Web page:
NCAC director outlines civil GEOINT applications
On Tuesday afternoon, presenters on the GEOINT 2017 Government Pavilion Stage spoke of earthquakes, floods, and fires. To passersby, the conversation may have sounded apocalyptic. What appeared to be a presentation about Armageddon, however, was actually an inside look at how federal civil agencies use GEOINT to execute their missions.
Titled “Bringing GEOINT to Civilian Agencies,” the 30-minute presentation by Paul M. Young showcased myriad benefits geospatial intelligence offers users as varied as the U.S. Geological Survey (USGS), NASA, the Environmental Protection Agency (EPA), and the U.S. Departments of State, Commerce, Energy, Interior, Agriculture, Transportation, and Health and Human Services.
“What some of you may not realize is that federal civilian agencies have access to IC and DoD classified imagery, as well as DoD-funded commercial imagery,” said Young, director of USGS’s National Civil Applications Center.
He added federal civilian agencies have leveraged GEOINT since at least the 1970s, when President Gerald Ford signed a presidential directive granting them access to classified U.S. intelligence.
“What is it that we are using this data for?” Young said. “Well, the primary reason is: We are saving lives.”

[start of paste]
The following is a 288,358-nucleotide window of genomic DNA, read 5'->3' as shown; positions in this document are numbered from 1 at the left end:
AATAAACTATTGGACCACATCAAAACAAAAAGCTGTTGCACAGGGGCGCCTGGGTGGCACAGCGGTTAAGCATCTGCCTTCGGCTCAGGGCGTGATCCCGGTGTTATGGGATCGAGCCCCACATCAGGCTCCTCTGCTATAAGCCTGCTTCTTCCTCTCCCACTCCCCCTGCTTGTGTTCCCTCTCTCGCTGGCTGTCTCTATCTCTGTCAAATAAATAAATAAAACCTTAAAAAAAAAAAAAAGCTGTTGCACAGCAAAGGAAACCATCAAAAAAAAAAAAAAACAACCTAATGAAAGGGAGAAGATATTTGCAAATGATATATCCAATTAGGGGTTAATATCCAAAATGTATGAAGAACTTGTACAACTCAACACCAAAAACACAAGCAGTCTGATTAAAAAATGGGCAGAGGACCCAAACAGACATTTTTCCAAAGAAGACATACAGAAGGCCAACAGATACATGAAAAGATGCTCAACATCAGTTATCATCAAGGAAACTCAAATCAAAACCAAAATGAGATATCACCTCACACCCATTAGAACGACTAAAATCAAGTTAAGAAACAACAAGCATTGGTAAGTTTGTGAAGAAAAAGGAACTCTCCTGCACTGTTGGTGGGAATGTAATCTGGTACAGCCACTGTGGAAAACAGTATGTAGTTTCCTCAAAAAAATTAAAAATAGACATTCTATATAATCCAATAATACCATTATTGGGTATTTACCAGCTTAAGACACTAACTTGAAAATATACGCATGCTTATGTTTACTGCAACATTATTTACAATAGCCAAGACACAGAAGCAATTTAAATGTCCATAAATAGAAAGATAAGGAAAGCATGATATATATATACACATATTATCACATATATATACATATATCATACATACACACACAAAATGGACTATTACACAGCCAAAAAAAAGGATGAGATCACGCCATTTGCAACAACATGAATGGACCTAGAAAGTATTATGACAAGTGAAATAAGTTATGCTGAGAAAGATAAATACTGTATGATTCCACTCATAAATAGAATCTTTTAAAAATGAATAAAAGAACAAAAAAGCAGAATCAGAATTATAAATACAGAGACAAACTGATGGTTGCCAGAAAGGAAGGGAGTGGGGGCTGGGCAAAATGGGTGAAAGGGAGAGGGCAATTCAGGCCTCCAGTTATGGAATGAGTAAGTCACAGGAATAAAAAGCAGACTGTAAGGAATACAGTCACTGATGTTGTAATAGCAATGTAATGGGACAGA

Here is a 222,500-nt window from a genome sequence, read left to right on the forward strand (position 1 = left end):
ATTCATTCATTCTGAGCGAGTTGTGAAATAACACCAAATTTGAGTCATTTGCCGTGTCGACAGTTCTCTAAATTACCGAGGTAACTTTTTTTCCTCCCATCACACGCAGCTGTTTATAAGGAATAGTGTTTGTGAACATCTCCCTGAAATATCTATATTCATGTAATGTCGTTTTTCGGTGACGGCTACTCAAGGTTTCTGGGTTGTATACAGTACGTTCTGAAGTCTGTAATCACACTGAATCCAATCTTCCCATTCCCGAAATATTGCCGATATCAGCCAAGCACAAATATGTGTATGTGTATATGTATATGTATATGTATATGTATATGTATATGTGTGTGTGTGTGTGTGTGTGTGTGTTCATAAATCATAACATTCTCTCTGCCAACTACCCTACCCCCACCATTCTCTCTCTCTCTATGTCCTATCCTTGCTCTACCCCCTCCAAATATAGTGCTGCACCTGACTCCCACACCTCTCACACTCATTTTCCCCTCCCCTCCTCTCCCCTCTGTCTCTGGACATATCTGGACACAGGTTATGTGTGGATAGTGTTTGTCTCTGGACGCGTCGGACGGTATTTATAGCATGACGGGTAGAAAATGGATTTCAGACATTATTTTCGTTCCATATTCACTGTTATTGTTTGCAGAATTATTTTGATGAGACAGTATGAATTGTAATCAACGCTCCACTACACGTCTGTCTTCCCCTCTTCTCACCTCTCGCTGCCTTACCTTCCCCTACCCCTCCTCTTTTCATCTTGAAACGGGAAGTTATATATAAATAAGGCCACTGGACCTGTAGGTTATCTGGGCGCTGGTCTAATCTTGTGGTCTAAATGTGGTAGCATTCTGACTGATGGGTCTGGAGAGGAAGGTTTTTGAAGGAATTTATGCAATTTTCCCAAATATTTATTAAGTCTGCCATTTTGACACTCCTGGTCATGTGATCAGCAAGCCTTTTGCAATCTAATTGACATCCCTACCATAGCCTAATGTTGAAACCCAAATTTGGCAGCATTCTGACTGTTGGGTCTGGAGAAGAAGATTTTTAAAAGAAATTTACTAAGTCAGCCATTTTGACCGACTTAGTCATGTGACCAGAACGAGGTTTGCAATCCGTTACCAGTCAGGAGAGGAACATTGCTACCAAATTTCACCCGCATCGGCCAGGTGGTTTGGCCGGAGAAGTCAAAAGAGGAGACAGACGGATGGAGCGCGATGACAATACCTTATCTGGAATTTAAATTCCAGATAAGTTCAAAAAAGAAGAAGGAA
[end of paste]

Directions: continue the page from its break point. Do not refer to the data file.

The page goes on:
Young’s presentation outlined all the ways federal civilian agencies do exactly that. Among the illustrations from his own agency was the 1991 eruption of Mt. Pinatubo in the Philippines, which a USGS volcanologist predicted with the assistance of satellite imagery, enabling the safe evacuation of 20,000 Americans prior to the eruption. Other examples included wild fires, the spread of which can be stopped with the aid of GEOINT; oil spills, which GEOINT can help remediate; and even invasive species, the spread of which can be contained using GEOINT.
Concluded Young, “The bottom line is … [GEOINT brings] federal civilian folks and the IC and the DoD together; it’s been a huge success story.”
Seeking expanded agility, collaboration, and innovation, the NGA reimagines its acquisition strategy.